Recent research published in the Journal of the American Medical Association ranked North Carolina last when it comes to children getting mental health care they need.
And, after disturbing allegations of mistreatment at some local treatment centers, there are fewer places for treatment after state investigators moved to shut down troubled facilities.
Local child psychologist Dr. Frank Gaskill said there is a desperate shortage of mental health care for children in North Carolina.
He cited a long list of reasons including funding, training, supervision, leadership, and culture.
"What's happening is you have poorly trained and poorly funded staff that are emulating a culture of hierarchy, aggression, top-down power that is mimicking some of the clients, the children in these facilities," Gaskill said.
Eyewitness News Anchor Liz Foster asked Gaskill if he believed the system has failed the children and he responded by saying, "Absolutely, 100 percent. There's no question."
There are only 15 psychiatric residential treatment facilities for youth in the state -- two are in Mecklenburg County.
One of the facilities, Thompson Child and Family Focus in Matthews, recently expanded in order to help more young girls.
Experts told Channel 9 it doesn't make sense that there aren't more facilities in urban areas like Charlotte, which typically have more access to qualified staff.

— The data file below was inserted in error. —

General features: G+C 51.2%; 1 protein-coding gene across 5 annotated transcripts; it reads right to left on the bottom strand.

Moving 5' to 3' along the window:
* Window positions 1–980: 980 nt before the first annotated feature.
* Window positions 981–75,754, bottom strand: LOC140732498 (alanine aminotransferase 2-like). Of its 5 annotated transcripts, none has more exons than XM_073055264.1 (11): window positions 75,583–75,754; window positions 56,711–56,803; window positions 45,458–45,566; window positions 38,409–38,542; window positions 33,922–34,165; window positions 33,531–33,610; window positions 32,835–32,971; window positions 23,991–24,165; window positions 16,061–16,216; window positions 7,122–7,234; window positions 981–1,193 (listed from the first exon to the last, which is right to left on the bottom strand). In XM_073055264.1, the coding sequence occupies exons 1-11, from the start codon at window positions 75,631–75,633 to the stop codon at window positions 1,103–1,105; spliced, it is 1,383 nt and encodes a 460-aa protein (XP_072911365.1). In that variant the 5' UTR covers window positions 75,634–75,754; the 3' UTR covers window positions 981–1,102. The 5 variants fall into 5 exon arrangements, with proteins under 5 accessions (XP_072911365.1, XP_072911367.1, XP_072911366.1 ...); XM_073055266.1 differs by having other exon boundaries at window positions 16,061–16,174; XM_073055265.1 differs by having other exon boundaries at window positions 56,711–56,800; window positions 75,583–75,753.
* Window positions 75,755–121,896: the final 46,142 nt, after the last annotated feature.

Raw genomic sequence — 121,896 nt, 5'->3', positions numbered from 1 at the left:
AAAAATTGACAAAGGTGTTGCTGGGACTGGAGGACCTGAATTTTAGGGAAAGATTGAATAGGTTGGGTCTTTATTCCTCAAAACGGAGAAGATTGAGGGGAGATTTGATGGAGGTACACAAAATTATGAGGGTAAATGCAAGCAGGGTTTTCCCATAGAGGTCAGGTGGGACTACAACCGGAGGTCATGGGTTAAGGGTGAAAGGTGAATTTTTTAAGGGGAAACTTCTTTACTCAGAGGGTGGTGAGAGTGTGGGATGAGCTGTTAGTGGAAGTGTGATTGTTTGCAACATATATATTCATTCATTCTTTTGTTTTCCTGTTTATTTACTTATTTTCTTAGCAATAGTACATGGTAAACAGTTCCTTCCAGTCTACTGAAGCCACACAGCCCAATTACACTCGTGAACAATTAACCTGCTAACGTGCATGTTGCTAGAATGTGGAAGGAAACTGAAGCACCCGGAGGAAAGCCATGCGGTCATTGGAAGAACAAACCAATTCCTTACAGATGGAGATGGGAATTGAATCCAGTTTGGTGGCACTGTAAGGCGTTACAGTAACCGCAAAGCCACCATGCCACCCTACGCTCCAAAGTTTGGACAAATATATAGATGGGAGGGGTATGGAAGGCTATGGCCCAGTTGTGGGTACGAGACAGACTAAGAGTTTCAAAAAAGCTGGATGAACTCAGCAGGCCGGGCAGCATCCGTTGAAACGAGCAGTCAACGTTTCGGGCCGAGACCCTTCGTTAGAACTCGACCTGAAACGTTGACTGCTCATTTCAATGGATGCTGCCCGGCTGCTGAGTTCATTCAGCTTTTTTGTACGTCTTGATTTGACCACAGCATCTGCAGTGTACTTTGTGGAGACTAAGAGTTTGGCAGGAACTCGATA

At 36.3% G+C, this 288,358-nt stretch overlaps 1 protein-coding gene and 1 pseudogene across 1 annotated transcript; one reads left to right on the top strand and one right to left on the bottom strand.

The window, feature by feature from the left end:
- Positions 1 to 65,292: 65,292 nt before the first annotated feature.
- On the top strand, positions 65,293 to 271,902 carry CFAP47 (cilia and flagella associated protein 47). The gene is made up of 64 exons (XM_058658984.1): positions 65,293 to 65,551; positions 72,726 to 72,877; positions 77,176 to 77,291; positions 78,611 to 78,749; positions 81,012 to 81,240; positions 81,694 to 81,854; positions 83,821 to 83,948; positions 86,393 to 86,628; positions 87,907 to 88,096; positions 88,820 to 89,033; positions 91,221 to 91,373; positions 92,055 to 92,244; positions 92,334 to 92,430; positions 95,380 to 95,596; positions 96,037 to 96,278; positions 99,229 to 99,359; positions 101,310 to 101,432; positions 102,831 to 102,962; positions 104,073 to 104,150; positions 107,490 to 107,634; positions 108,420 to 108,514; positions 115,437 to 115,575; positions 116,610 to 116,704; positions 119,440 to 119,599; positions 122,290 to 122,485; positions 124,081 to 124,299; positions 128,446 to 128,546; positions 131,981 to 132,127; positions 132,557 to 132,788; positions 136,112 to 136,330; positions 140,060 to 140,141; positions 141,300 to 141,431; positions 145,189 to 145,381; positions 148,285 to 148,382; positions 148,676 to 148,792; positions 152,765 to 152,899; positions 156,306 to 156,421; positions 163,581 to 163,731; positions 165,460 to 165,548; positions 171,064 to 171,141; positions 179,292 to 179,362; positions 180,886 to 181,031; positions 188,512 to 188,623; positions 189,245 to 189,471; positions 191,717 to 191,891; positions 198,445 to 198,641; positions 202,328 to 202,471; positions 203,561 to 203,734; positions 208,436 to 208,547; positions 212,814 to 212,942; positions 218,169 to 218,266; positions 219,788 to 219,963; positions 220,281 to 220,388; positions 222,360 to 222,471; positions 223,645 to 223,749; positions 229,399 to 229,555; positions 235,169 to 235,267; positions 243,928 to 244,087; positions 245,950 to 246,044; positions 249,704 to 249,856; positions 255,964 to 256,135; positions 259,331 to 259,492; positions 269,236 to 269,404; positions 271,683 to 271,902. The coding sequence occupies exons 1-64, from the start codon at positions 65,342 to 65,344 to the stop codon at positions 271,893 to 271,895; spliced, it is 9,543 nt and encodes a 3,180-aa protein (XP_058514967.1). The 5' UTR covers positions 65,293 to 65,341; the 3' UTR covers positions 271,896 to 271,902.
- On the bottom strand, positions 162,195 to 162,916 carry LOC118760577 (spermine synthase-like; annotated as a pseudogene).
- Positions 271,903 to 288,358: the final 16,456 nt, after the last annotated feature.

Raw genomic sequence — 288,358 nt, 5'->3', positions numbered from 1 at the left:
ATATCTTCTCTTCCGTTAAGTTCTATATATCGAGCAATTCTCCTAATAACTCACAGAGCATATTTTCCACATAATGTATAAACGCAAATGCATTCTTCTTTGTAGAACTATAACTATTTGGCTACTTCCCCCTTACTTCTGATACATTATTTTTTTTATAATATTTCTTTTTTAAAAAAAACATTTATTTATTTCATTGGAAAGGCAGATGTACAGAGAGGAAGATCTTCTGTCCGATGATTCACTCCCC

"It keeps coming back to funding and to be able to buy a nice facility in an ubran area like Charlotte is going to cost a lot of money," Gaskill said.
Channel 9 spoke with Ron Taylor and Iisha Brown, whose 16-year-old daughter has lived in four centers over the past two years, including Anderson Health Services in Marshville.
Last summer, the state shut down the psychiatric treatment center for teens because of disturbing allegations and what investigators called "imminent dangers" including staff members using zip-ties to restrain a 14-year-old girl and a therapist inappropriately touching a teenager.
"It's garbage," Iisha said.
"It's a joke and they don't take it seriously at all," Brown said.
Despite years of budget cuts, Taylor and Brown said they hope lawmakers make mental health funding a priority this year.
They said they want better for their daughter and for all children who need care and fear the alternative is more people going from the mental health system to the prison system.
"Why build bigger jails when you could just get somebody some help and they could live a regular life," Taylor said. "They could be a working, able-bodied citizen. Not somebody locked away for the rest of their life, wasting government money, state money, and taxpayer money."
Channel 9 has closely followed the state investigations into mental health care centers.
There are hearings scheduled for June involving Anderson Health Services in Union County. A judge will hear the state's findings and decide whether the facility should have a license to operate.
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